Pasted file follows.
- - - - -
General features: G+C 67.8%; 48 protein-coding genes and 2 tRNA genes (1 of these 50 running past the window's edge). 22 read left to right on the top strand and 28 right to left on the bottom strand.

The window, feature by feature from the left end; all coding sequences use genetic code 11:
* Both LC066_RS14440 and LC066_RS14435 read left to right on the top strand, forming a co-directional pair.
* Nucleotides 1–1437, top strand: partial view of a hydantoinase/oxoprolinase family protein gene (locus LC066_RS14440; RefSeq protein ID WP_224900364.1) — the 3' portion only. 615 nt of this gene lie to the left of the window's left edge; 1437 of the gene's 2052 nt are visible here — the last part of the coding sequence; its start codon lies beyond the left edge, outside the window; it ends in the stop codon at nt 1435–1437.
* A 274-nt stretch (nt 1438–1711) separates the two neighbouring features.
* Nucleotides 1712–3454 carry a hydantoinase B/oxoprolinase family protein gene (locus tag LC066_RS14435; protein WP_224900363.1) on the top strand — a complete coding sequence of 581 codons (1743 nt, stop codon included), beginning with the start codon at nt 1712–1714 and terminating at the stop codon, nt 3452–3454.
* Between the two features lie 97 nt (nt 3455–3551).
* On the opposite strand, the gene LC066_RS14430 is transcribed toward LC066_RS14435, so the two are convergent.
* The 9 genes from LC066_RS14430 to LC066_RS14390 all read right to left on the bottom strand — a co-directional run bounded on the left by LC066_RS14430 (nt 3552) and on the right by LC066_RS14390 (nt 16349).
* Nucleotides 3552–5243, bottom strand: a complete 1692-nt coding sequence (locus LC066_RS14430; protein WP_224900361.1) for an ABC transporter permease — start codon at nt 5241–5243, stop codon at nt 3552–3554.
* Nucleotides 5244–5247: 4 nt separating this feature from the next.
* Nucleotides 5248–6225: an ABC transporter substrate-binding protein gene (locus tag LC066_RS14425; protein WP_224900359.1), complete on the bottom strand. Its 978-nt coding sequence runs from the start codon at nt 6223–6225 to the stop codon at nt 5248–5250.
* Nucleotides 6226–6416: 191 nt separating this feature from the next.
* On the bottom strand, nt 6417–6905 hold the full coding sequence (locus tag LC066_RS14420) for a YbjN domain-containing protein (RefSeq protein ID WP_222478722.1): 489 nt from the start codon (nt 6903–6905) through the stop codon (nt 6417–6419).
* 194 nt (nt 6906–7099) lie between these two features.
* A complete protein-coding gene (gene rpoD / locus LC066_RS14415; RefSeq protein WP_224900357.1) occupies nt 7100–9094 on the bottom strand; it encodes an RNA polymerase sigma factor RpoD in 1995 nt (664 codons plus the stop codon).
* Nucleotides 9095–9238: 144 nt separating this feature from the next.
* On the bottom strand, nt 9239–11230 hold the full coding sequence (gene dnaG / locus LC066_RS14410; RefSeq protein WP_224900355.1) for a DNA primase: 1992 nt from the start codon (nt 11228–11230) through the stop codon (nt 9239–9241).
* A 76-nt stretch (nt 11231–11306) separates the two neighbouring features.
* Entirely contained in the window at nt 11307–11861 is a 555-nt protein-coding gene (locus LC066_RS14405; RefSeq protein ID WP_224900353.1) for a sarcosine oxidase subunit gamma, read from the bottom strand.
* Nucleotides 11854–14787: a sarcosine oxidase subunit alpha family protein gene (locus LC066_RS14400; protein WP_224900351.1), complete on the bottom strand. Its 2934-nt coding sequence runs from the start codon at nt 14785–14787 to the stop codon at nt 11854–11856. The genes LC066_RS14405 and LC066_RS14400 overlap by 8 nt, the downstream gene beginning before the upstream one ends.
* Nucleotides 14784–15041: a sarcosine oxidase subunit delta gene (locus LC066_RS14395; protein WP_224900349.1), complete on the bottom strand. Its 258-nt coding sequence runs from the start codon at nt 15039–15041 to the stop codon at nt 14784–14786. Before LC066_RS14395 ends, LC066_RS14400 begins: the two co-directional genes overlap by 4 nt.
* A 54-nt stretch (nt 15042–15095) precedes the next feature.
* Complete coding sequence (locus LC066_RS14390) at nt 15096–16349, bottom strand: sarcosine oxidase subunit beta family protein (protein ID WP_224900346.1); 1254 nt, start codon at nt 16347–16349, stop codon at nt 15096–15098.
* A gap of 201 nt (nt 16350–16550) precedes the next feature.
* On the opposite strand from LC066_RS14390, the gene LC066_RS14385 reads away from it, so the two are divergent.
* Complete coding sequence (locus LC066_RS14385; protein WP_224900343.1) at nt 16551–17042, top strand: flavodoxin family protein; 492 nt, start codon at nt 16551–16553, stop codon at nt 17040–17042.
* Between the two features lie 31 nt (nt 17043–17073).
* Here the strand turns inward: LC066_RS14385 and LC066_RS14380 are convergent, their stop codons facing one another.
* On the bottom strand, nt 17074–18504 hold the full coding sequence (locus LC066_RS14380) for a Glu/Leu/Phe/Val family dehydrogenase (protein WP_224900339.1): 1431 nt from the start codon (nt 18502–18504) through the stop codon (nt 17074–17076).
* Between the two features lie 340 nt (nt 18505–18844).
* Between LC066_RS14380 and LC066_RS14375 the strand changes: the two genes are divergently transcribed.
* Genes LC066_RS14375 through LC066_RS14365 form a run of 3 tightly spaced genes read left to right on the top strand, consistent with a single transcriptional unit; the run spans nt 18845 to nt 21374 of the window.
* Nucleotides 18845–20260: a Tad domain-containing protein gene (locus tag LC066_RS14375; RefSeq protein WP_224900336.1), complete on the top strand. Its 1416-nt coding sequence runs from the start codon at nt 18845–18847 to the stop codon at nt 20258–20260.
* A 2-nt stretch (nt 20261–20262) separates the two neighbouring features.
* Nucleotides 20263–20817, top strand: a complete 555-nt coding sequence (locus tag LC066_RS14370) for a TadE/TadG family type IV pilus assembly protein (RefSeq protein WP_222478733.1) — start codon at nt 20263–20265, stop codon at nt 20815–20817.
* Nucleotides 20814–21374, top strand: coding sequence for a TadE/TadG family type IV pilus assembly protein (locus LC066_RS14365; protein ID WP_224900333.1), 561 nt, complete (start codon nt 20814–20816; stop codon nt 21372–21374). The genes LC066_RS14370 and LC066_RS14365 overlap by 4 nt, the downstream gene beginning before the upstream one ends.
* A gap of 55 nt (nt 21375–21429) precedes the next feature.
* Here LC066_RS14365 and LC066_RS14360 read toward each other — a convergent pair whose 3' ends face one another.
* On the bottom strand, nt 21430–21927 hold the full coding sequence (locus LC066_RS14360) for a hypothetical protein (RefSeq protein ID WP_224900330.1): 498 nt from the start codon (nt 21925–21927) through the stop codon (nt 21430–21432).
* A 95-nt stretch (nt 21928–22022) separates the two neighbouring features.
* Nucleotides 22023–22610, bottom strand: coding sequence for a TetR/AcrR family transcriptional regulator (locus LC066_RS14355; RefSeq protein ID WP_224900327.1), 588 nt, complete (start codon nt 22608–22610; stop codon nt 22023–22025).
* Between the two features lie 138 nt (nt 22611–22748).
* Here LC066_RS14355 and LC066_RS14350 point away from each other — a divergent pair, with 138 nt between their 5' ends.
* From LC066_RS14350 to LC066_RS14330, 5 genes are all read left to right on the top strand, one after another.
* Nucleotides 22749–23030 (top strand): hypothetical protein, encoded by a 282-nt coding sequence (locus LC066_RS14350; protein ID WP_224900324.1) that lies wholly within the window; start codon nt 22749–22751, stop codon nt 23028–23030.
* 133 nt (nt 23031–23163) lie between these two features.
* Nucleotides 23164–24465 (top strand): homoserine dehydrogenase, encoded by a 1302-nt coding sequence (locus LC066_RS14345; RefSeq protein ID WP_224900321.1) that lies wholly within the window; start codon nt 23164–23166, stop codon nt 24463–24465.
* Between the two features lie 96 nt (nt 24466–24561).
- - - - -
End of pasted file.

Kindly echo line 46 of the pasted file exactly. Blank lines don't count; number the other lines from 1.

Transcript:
* Nucleotides 22749–23030 (top strand): hypothetical protein, encoded by a 282-nt coding sequence (locus LC066_RS14350; protein ID WP_224900324.1) that lies wholly within the window; start codon nt 22749–22751, stop codon nt 23028–23030.